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Gareth Malone Tour, With The Ayoub Sisters And The Swingles Colston Hall, 20th November 2017

Gareth Malone Tour, With The Ayoub Sisters And The Swingles Colston Hall, Bristol Review
Not for nothing is Gareth Malone known as the nation’s favourite choirmaster and anybody who can knit together a motley Bristol audience at the Colston Hall, compose a song on the spot, with their ideas; consisting of in this case Isambard Kingdom Brunel, who apparently did Bristol well, finishing with a rising crescendo of “Gurt Lush” in psalm-like fashion, gets my respect and admiration. In fact the tune has been a persistent ear-worm for me ever since so thank goodness the fabulous Ayoub Sisters and The Swingles were on the bill too providing some serious relief.

The Ayoub Sisters have a wonderfully eclectic heritage to draw on being of Scottish/Egyptian descent, classically trained and playing violin and cello they take inspiration from the soft and haunting melodies of the east, tempered with the damp and melancholy tones of the north. They turn the classic way to play their instruments on its head by the use of loop stations, electronic gizmos that allow you to record yourself playing live and layer track upon track until it appears you have magically made a whole orchestra appear. We loved their treatment of Michael Jackson’s ‘Billie Jean’ and even better Mark Ronson’s ‘Uptown Funk’ which fires along at a pace with just a hint of the melody here and there to recognise. I’m all for anything which brings the idea of classical music to a wider audience and the Ayoub Sisters do this in spades with technical excellence, a passion for their instruments and the discovery of new ways to break musical boundaries.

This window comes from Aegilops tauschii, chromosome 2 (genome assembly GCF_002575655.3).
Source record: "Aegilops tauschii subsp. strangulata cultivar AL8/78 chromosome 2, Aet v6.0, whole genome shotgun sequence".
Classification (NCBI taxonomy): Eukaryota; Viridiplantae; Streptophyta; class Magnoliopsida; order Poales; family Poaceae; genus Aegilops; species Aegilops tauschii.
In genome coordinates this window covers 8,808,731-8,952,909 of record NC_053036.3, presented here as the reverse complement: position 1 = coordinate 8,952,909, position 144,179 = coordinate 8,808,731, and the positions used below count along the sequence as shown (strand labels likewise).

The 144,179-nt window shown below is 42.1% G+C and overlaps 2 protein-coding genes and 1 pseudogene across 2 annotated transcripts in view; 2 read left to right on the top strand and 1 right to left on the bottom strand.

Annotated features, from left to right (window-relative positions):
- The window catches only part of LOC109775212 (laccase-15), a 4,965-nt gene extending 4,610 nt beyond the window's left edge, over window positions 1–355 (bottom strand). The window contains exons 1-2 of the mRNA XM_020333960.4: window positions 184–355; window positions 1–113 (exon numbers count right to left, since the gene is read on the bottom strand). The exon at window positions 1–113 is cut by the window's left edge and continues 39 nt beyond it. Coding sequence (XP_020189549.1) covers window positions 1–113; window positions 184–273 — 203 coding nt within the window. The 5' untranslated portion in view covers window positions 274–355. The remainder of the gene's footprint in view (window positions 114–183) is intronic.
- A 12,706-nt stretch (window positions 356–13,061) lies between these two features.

The Swingles, of course, are an enduring entertainment; in 1963 American Ward Swingle put together a group of session singers to sing Bach’s keyboard music in a cappella and the rest is history. They are an amazing group (obviously the line-up has changed since 1963), especially to see live as then you can really appreciate the art form going on. Gareth Malone has been wowed by them and so were we; their performance of Simon and Garfunkel’s America left us spine-tinglingly sad but it’s not all close harmony, there is room for solos and Sara Davey’s ‘Diva’ (from the film The Fifth Element) was a wonderful.

Gareth Malone himself was the cornerstone of a very different evening, his own songs are tender and emotional and as he said he wanted a show that was as if he had invited us to his house to hang out with some amazing musicians and we are privileged to say that is exactly how it was.

Jacquie Vowles

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